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Pain Research and Management
Volume 2017 (2017), Article ID 1472792, 7 pages
https://doi.org/10.1155/2017/1472792
Research Article

The Development and Psychometric Validation of an Arabic-Language Version of the Pain Catastrophizing Scale

1Hariri School of Nursing, American University of Beirut, Beirut, Lebanon
2School of Psychology, Université de Moncton, Moncton, NB, Canada

Correspondence should be addressed to Huda Abu-Saad Huijer

Received 7 March 2016; Accepted 15 December 2016; Published 16 January 2017

Academic Editor: Celeste C. Johnston

Copyright © 2017 Huda Abu-Saad Huijer et al. This is an open access article distributed under the Creative Commons Attribution License, which permits unrestricted use, distribution, and reproduction in any medium, provided the original work is properly cited.

Abstract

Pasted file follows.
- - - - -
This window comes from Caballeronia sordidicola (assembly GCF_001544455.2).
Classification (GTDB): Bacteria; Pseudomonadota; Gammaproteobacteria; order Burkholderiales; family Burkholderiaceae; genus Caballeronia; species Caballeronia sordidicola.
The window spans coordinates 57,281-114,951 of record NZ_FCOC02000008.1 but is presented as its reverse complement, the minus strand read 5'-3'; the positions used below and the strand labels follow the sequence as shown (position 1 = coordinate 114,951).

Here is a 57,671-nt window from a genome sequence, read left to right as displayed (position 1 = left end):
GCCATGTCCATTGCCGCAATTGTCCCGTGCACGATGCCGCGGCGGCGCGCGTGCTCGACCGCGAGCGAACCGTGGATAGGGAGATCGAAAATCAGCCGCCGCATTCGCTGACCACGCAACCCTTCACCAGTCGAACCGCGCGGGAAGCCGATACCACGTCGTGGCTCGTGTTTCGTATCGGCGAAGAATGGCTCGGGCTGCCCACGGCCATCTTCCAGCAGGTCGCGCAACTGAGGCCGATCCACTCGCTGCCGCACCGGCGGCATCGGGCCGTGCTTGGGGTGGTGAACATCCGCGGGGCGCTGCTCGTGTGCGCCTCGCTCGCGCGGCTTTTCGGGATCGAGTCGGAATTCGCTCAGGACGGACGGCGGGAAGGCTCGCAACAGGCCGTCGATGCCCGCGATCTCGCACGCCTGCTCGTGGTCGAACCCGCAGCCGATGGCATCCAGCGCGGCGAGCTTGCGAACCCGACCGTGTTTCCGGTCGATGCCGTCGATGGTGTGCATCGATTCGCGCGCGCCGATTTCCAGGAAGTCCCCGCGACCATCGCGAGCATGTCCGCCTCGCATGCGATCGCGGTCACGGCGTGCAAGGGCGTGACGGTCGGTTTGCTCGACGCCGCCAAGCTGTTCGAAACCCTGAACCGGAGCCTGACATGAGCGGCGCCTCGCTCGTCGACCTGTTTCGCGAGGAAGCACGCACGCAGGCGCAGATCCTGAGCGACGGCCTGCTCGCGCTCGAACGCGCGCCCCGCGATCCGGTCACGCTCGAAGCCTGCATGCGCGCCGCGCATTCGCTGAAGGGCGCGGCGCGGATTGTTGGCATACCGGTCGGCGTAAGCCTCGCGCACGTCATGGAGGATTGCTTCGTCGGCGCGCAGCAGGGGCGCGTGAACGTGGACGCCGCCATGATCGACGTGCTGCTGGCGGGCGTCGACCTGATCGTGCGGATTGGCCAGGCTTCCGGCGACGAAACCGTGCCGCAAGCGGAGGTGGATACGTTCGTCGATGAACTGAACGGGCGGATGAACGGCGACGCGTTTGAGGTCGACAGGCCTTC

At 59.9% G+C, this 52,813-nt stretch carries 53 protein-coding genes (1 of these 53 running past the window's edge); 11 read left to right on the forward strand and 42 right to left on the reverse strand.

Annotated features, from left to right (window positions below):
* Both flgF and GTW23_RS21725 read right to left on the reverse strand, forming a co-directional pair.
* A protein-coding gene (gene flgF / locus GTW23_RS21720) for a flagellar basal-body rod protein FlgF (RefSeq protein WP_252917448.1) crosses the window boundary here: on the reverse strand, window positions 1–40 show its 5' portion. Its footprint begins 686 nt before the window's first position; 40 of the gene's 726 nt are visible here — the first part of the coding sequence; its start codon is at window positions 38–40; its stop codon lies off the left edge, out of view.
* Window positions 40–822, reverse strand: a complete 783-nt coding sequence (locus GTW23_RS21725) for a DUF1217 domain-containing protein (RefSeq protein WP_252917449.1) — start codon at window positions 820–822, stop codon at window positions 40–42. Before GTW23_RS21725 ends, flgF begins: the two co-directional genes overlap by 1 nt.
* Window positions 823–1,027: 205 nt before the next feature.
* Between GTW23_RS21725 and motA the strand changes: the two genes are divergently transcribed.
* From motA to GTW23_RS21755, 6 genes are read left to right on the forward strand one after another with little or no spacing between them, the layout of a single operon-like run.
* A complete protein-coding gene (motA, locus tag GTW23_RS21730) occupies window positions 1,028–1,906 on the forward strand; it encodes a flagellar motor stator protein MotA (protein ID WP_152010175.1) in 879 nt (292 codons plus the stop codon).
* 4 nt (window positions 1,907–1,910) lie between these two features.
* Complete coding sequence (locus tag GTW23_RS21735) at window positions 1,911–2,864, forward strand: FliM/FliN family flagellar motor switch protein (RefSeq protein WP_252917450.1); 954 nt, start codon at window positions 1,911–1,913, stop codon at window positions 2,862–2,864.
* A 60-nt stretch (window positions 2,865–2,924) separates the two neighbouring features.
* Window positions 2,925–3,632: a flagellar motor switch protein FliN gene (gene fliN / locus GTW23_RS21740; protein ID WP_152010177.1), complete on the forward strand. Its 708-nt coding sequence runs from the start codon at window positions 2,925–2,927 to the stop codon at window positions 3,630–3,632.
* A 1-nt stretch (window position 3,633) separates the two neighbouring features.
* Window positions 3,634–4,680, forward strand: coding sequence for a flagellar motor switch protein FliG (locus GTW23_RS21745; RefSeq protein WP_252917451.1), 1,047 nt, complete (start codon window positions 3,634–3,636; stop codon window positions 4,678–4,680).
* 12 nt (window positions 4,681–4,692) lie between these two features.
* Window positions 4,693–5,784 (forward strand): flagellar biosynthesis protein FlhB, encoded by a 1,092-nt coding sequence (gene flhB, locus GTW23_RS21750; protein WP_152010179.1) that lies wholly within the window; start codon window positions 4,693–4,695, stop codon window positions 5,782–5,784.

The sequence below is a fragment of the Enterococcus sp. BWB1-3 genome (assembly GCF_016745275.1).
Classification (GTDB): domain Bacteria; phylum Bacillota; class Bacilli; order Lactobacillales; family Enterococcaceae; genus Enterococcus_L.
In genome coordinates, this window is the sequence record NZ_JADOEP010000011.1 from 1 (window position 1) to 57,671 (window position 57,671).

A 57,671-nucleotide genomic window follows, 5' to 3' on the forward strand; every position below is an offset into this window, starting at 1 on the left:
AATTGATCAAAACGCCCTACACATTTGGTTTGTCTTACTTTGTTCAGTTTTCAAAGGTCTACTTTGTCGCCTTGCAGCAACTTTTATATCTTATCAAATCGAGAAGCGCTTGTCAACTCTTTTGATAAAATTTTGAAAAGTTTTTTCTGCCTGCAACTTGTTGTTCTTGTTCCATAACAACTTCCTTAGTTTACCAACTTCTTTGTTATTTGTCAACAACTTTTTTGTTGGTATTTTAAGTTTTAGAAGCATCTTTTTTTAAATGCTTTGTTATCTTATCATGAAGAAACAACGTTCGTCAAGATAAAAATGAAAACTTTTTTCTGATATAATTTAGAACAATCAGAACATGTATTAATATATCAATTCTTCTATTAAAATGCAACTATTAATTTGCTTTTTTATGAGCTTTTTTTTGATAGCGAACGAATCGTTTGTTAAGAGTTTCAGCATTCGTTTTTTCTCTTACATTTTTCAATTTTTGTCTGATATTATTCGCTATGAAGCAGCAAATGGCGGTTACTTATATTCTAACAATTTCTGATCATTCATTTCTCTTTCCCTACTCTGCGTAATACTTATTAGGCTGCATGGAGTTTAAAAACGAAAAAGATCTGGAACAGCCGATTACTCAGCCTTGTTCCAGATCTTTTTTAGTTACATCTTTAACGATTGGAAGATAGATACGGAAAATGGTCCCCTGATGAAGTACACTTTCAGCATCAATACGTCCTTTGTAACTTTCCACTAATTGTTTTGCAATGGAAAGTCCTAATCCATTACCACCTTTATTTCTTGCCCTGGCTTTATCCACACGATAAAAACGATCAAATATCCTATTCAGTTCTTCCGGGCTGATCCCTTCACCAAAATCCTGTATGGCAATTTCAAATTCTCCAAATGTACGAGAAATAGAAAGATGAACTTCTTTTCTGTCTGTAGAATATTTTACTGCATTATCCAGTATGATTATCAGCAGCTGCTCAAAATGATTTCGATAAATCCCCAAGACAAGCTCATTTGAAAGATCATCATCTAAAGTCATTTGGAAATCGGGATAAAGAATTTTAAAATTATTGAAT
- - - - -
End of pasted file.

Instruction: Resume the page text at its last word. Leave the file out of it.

Context. The Pain Catastrophizing Scale (PCS) is the most widely used measure of pain-specific catastrophizing. Objectives. The purpose of the present study was to develop and psychometrically evaluate an Arabic-language version of the PCS. Methods. In Study 1, 150 adult chronic nonmalignant pain patients seeking treatment at a hospital setting completed the PCS-A and a number of self-report measures assessing clinical parameters of pain, symptoms of depression, and quality of life. Study 2 employed a cold pressor pain task to examine the PCS-A in a sample of 44 healthy university students. Results. Exploratory factor analyses suggested a two-factor structure. Confirmatory factor analysis comparing the 2-factor model, Sullivan’s original 3-factor model, and a 1-factor model based on the total score all provided adequate fit to the data. Cronbach’s alpha coefficients across all models met or exceeded accepted standards of reliability. Catastrophizing was associated with higher levels of depression and increased pain intensity and interference. Catastrophizing predicted decreased quality of life, even after controlling for the contribution of gender, employment, depression, and pain interference. PCS-A scores were positively correlated with heightened experimental pain severity and decreased pain tolerance. Conclusion. The present results provide strong support for the psychometric properties of the PCS-A.